So I Guess I'm an Elitist Now.

Take your accusation of elitism and peddle it to someone who's buying.  Please.  I repeatedly hear people stamp some of my friends, my family, and myself as elitist because we did not vote for Donald Trump.  For those of you who consider those who disagree with you to be elitist, I have some hard truths for you.

I grew up in rural Virginia.  I grew up quite comfortably, but that was the product of parents (and aunts and uncles and grandparents and friends of parents) who pulled out every stop to make sure my sisters and I were cared for.  My family never had much money.  I found out Santa Claus wasn’t real when I told my mom that I wanted a Game Boy for Christmas for the millionth time and she tried for the millionth time to make sure I wasn’t disappointed when I got my stocking.  Finally I was told that Mom and Dad were Santa and that Santa didn’t have enough money for that this year.  

My parents made me go to the Baptist church for every Sunday and fellowship every Wednesday.  Youth group when I was old enough and Younglife too.  After Sunday school when I was little, a friend from my baseball team and I would each go to our mothers and ask for a dollar.  Then we’d each go to our fathers and ask for another.  We’d pool our resources and walk across the street to the drug store, stock up on candy, and go sit up in the back row of the balcony for the sermon.  I have a bible on the bookshelf in my apartment that I’ve read cover to cover.  Inside one of those covers is an inscription from my grandparents:  “For your birthday 1998.”

Speaking of which, my grandfather was in law enforcement for most of his life.  His nickname is “Fish” and when asked why he never ran for sheriff his reply is always the same: “you have to shine too many boots and kiss too many asses and I don’t like the taste of shit or shoe polish.”  He didn’t go to college but he reads more than anyone I’ve ever met.  Novels, newspapers, history.  He eats sardines from a can, loves to fish, and yells about Redskins football every Sunday.  He also voted for Hillary Clinton.  And Barack Obama.  And Barack Obama again.

The hard truth is that you’re not justifying your decision by telling people that they’re elitist and implying that they can’t understand you.  You’re just evading.  The hard truth is that I do know you.  I do understand you.  I sat two rows back from you at a high school football game and probably sold you a garden ‘mater one summer.  I might even understand your decision.  But I think it was a bad one and I can’t think of anything that justifies it.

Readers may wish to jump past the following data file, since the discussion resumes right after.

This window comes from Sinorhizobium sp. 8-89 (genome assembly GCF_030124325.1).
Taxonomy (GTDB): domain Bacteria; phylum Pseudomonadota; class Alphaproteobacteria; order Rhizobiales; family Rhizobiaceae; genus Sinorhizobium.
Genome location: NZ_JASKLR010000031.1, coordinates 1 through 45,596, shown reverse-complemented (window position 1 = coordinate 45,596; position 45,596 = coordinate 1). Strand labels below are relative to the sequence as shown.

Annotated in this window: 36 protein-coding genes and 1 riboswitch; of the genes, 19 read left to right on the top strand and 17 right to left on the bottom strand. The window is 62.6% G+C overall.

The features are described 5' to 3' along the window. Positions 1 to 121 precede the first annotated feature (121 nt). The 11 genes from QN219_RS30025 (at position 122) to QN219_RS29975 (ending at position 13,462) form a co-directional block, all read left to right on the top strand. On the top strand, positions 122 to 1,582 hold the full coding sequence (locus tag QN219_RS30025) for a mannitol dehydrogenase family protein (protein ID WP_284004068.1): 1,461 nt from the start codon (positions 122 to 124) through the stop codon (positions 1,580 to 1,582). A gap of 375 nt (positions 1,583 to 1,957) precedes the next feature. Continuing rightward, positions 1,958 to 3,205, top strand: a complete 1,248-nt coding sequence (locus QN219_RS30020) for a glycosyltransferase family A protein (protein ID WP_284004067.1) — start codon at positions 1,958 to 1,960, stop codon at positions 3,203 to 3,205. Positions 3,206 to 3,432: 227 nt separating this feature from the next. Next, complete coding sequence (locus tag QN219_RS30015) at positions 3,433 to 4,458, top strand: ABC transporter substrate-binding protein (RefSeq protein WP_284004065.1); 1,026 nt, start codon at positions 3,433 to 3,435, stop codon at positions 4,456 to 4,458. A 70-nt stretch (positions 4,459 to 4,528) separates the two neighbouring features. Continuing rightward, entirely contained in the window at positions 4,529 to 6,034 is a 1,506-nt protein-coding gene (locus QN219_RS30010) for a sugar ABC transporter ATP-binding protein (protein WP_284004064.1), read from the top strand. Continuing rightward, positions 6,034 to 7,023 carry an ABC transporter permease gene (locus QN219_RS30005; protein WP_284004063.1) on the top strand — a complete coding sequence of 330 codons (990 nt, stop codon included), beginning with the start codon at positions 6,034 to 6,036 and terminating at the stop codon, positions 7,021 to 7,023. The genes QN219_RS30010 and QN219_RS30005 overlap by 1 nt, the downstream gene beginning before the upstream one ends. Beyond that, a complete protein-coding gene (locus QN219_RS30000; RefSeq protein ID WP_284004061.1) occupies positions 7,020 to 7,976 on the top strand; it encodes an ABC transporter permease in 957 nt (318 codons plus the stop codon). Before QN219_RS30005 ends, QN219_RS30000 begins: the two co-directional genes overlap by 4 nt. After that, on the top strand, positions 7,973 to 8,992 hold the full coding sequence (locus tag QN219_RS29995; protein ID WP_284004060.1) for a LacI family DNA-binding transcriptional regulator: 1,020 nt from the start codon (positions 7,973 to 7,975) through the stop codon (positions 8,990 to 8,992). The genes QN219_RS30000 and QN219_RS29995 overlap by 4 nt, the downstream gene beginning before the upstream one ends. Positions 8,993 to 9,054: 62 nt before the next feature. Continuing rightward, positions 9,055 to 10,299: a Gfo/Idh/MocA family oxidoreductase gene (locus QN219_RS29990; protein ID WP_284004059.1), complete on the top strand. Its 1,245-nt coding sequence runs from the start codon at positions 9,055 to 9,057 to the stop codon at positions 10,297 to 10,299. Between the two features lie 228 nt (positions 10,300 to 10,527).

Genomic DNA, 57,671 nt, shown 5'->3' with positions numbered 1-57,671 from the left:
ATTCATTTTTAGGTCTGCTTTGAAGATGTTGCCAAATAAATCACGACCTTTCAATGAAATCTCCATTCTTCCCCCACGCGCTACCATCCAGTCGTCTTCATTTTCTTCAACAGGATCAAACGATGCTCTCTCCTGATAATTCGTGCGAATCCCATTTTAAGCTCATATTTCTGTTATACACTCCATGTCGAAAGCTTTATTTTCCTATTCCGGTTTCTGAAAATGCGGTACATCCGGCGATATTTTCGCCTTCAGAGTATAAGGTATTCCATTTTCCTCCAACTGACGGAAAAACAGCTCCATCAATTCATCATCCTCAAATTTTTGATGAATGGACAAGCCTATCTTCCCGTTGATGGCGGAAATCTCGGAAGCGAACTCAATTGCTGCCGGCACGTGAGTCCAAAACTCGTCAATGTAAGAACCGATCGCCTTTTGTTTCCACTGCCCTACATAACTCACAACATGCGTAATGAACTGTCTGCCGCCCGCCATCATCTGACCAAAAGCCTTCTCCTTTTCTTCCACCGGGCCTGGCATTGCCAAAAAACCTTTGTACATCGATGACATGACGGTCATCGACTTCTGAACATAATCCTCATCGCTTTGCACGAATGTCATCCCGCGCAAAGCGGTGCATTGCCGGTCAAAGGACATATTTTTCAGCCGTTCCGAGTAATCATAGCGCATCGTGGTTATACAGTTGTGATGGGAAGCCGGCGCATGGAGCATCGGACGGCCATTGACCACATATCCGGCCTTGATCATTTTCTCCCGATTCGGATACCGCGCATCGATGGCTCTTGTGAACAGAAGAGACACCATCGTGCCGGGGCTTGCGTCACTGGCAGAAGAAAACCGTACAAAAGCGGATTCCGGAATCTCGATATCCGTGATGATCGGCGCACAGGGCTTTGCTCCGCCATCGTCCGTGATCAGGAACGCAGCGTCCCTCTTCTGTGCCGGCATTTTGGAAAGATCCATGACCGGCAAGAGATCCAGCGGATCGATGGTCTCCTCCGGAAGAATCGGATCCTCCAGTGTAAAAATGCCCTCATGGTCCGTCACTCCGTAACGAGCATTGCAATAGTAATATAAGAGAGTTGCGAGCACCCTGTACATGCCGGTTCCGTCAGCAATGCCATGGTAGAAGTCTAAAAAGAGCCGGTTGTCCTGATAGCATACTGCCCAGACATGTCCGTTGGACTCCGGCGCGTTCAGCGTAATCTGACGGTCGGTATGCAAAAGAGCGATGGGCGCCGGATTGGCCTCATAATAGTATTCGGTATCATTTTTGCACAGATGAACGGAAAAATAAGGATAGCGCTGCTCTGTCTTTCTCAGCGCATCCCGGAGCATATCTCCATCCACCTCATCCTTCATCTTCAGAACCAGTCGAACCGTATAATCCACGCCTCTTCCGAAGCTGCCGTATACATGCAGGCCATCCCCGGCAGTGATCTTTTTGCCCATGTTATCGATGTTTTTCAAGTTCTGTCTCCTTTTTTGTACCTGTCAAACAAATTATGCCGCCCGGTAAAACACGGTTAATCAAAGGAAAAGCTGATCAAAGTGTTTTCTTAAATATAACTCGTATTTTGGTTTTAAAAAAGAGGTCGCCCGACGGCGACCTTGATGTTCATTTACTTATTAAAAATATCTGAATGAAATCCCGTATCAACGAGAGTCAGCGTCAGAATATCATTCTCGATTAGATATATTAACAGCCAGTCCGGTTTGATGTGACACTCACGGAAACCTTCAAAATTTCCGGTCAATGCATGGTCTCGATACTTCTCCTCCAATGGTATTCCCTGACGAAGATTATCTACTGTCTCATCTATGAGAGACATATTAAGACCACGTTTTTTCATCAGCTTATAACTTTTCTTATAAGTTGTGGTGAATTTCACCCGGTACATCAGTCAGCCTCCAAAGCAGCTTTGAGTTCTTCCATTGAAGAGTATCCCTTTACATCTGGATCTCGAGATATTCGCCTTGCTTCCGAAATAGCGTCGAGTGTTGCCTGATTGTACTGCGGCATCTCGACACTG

I grew up where you grew up.  I went to the same public school you went to.  I read the same bible you did.  My family worried about some of the same things as yours.  I went to the same church you went to.  I caught frogs when I was little and worked through high school.  I think unsweetened iced tea is bullshit.  But the hard truth is that none of that matters.  Being brought up differently doesn't preclude others from wanting to help or understand you or from wanting the best for you.

Instead of claiming that I’m “an elitist” maybe you should try to make me understand your decision more fully.  Better yet, maybe you should try to understand the immigrants or muslims (or veterans or young women or anyone else) who have spent the better part of two years being berated and demeaned and threatened by the president.  Bring something real to the table instead of evoking an experience that you think no one else can comprehend.  I’m still waiting.  Otherwise maybe it’s time you accept that people who grew up the same way you grew up and believe in the same things you believe in strove to accept and understand their neighbors.  To open their arms instead of closing them.  Your decision was just that.  Not the product of something special and cryptic that I can’t understand.  It was a decision.  Own it, reflect on it, open yourself to others, and make a better one next time.

And for the record; if anyone tried to call my grandaddy an “elitist,” he’d probably stop puffing on his pipe just long enough to cackle, grab his cane, and put a stop to that nonsense with a quick whack across the shins.